Sometimes Spurs also shift into a 4-3-3.

That first change is not at all unusual, of course. In addition to Simeone's Atletico, many teams will drop off into a 4-4-2 when put in a spot like the one above. Jurgen Klopp's Liverpool will drop off in a similar fashion, as would Jose Mourinho's Chelsea. Arsenal can also shift into a defensive 4-4-2 at times.

The shift to a 4-3-3 is a bit more interesting. To make clear what is happening, we'll need to look at how Spurs line up on paper and compare it to what happens when they shift to 4-3-3. Here is the base 4-2-3-1 we have seen for most of the year:

maurico-pochettino-spurs-base-4-2-3-1

This shape doesn't really capture how Spurs like to play though. To begin, Lamela and Eriksen often end up swapping wings, although the above is what we have seen more and more often in recent weeks. Second, Dembele usually pushes further forward than Dier, although when Dier is out Dembele shifts into the defensive role. Third, Kane will often drift wide to receive the ball. Thus the above shape can easily transition into either of the shapes shown below. The first is the more conventional 4-3-3, the second is the more radical one which has shown up more often since the emergence of Dele Alli.

Here is the conventional 4-3-3:

maurico-pochettino-spurs-4-3-3-conventional

In the above situation, Spurs rely quite heavily on Kyle Walker to get up and down the right wing, but as Walker has great pace and is a willing runner, that doesn't really create any major problems. It also helps that Eric Dier, who can play right back, can shift right to cut off attacks if Walker is further forward.

That said, the more significant version of 4-3-3 that Spurs play is something more like this:

mauricio-pochettino-spurs-false-9-4-3-3

Note that in this set up both Kane and Lamela are capable of playing on either wing. The key point is the use of Dele Alli as a false nine. This is often how Spurs ended up functioning against Norwich. The screen capture below shows the basic shape, although Dier has actually pushed forward as we was closing on the ball before Norwich successfully recycled possession.

mauricio-pochettino-spurs-false-9-4-3-3-screen-capture

However, a few seconds after this image was taken Norwich played the ball forward, which created a transition sequence when they were unable to control the long pass. Eventually the ball bubbled out to midfield where Erik Lamela won it, triggering a counter opportunity for Spurs. Lamela passed it quickly to Alli who charged at the Canaries defense with Kane to his right and Lamela to his left. This was the result:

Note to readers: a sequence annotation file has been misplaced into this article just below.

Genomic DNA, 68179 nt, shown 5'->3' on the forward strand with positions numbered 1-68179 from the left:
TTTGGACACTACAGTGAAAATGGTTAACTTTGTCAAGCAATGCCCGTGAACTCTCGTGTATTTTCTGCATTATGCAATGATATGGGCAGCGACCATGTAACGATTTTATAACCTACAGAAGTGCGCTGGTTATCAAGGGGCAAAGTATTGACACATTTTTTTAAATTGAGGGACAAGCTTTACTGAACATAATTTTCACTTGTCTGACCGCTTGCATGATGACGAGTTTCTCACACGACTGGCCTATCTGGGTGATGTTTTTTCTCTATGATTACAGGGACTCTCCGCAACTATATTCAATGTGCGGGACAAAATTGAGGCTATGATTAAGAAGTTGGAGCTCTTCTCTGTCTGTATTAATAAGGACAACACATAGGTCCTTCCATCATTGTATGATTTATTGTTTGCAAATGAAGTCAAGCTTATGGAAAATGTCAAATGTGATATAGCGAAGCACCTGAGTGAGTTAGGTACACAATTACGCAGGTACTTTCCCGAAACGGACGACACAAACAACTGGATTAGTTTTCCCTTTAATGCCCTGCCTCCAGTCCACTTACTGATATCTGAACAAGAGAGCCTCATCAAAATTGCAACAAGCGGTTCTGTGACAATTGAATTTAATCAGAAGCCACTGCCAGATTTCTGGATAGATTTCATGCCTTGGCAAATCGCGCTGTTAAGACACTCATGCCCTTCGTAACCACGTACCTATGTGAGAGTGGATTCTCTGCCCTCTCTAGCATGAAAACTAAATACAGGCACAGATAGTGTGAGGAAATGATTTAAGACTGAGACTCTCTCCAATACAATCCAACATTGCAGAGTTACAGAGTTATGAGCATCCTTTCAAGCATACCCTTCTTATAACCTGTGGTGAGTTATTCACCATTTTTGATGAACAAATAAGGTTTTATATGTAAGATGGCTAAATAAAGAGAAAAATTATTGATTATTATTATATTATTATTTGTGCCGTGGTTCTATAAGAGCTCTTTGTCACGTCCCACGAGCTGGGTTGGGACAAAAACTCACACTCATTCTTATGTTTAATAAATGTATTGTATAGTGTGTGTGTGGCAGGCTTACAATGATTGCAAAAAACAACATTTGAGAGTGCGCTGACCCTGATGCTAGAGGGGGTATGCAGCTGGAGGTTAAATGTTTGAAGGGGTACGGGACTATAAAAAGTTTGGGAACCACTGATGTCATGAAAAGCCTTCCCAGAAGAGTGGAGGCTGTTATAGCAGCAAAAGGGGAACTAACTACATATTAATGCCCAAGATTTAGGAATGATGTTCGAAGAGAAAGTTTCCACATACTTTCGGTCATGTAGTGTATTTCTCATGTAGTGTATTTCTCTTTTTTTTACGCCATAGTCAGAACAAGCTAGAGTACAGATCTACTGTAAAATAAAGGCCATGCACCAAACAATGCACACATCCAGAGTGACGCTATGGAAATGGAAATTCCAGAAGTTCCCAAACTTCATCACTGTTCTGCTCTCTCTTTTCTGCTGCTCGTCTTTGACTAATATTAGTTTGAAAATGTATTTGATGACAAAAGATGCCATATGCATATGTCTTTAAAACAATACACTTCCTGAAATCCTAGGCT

kane-norwich-goal

Obviously full marks should go to Kane for hitting a great shot to score from a very tight angle. But the structure that leads to the chance is Pochettino. By dropping Eriksen deeper to partner Dembele and dropping Dier even deeper to hold, it created a numbers mismatch for Norwich in their own attacking third which, in turn, led to the transition sequence ending with Lamela picking up the ball.

Conclusion

It's possible to make too much of Pep Guardiola's famous quote about Pochettino's Espanyol emphasizing the similarities in their approach to the game. But one key way in which Guardiola and Pochettino are very similar is the way they expect their players to be comfortable in multiple roles across the field. Literally every outfield player in Pochettino's preferred XI has played multiple positions in their top flight career. The result of this versatility in each individual player is that it is easy for Pochettino to set up a fluid side that can morph into multiple attacking and defensive shapes over the course of a 90 minute match.

So the move to a 3-4-2-1 against Watford wasn't actually that surprising. In the first place, it was simply following common footballing wisdom about how to set up against a team that plays two strikers. But second, and more important, it is entirely feasible for Pochettino to set up his same core XI in three or four different shapes depending on the need of the moment. It is this flexibility, amongst other things, that makes Pochettino's Tottenham so difficult to match up against and helps to explain how a team that is almost certainly less talented than Redknapp's Spurs are playing at a higher level than they ever did.